Discoveries in the Czech Republic suggest that nets were used to capture large numbers of smaller prey, thus offering a quick and consistent food supply and thus an alternative to the feast/famine pattern of large game hunters. Evidence comes in the form of 4 mm (0.16 in) thick rope preserved on clay imprints. Research suggests that although no larger net imprints have been discovered, there would be little reason for them not to be made as no further knowledge would be required for their creation. The weaving of nets was likely a communal task, relying on the work of both women and children.
Use of animal remains
Decorations and tools
The Gravettian era landscape is most closely related to the landscape of present-day Moravia. Pavlov I in southern Moravia is the most complete and complex Gravettian site to date, and a perfect model for a general understanding of Gravettian culture. In many instances, animal remains indicate both decorative and utilitarian purposes. In the case of, for example, Arctic foxes, incisors and canines were used for decoration, while their humeri and radii bones were used as tools. Similarly, the skeletons of some red foxes contain decorative incisors and canines as well as ulnas used for awls and barbs.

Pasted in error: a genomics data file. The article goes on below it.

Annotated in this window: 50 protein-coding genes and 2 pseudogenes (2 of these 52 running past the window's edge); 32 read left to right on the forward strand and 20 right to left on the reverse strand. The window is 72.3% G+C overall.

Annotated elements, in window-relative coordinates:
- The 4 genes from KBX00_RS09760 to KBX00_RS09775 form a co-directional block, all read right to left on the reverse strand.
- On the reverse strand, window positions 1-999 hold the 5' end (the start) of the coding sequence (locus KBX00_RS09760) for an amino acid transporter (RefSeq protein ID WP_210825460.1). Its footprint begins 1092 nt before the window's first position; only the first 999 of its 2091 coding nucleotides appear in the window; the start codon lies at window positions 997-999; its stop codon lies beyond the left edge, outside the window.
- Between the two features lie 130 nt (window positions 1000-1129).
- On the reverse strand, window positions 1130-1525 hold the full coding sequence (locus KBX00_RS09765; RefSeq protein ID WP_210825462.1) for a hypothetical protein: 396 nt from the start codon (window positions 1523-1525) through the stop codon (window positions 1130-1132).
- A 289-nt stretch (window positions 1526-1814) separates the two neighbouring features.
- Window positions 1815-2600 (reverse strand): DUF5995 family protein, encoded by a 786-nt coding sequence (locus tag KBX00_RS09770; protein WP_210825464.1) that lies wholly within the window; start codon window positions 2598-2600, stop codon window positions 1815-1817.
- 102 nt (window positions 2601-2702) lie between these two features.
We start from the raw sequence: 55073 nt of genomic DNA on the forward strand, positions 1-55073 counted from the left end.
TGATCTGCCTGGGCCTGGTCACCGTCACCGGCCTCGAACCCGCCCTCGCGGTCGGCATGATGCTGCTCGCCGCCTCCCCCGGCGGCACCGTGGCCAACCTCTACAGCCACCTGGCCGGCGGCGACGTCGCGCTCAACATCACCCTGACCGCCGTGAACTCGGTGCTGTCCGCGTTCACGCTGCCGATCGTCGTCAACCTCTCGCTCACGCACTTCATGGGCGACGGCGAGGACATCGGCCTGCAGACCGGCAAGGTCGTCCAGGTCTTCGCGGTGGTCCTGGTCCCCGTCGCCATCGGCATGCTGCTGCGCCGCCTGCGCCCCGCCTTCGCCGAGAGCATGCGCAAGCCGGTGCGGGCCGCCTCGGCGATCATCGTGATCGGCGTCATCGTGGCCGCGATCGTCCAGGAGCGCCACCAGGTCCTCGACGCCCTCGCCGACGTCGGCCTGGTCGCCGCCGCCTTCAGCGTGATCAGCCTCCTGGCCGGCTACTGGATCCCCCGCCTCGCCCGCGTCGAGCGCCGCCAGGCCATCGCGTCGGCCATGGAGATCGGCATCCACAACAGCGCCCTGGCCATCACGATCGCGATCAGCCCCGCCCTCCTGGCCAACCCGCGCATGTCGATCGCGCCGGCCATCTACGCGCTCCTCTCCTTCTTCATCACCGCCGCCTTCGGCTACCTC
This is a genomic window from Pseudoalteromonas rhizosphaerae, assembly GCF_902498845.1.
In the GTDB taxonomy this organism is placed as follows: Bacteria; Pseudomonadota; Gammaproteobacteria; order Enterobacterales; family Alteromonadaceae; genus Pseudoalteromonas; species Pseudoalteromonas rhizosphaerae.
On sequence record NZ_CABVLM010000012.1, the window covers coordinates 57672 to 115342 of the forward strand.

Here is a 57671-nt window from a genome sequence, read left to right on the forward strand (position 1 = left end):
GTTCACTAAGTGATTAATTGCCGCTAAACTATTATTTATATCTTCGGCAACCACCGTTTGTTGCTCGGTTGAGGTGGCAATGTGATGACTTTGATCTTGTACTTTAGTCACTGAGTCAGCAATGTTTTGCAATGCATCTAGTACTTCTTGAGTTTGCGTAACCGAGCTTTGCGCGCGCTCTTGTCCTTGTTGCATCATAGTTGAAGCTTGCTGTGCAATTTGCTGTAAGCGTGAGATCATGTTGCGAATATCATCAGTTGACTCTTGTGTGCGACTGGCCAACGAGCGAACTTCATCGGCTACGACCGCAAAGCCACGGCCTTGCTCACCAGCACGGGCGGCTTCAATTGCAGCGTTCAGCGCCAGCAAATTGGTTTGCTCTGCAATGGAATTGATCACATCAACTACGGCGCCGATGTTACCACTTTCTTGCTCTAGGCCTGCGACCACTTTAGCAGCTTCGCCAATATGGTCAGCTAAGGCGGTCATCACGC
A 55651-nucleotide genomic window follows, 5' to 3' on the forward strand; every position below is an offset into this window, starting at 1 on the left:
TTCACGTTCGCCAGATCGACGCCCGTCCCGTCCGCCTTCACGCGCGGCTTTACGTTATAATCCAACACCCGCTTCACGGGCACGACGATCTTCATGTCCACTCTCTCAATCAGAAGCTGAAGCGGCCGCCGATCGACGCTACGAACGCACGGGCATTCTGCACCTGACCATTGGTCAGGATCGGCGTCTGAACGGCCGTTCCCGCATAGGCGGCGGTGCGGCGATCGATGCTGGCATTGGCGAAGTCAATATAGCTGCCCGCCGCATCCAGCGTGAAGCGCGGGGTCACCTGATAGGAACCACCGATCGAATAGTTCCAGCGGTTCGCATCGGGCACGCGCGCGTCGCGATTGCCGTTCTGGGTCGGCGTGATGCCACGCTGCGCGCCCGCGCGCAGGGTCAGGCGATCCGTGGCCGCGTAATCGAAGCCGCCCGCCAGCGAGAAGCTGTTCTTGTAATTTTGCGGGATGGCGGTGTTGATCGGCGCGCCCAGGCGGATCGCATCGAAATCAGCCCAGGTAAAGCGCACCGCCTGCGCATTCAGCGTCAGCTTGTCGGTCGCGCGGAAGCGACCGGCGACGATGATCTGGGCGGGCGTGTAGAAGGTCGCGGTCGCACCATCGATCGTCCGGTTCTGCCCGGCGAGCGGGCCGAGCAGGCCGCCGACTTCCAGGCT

Some animal bones were only used to create tools. Due to their shape, the ribs, fibulas, and metapodia of horses were good for awl and barb creation. In addition, the ribs were also implemented to create different types of smoothers for pelt preparation. The shapes of hare bones are also unique, and as a result, the ulnas were commonly used as awls and barbs. Reindeer antlers, ulnas, ribs, tibias and teeth were utilised in addition to a rare documented case of a phalanx. Mammoth remnants are among the most common bone remnants of the culture, while long bones and molars are also documented. Some mammoth bones were used for decorative purposes. Wolf remains were often used for tool production and decoration.
In a genetic study published in Nature in May 2016, the remains of fourteen Gravettians were examined. The eight samples of Y-DNA analyzed were determined to be three samples of haplogroup CT, one sample of I, one sample of IJK, one sample of BT, one sample of C1a2, one sample of F. Of the fourteen samples of mtDNA, there were thirteen samples of U and one sample of M. The majority of the sample of U belonged to the U5 and U2.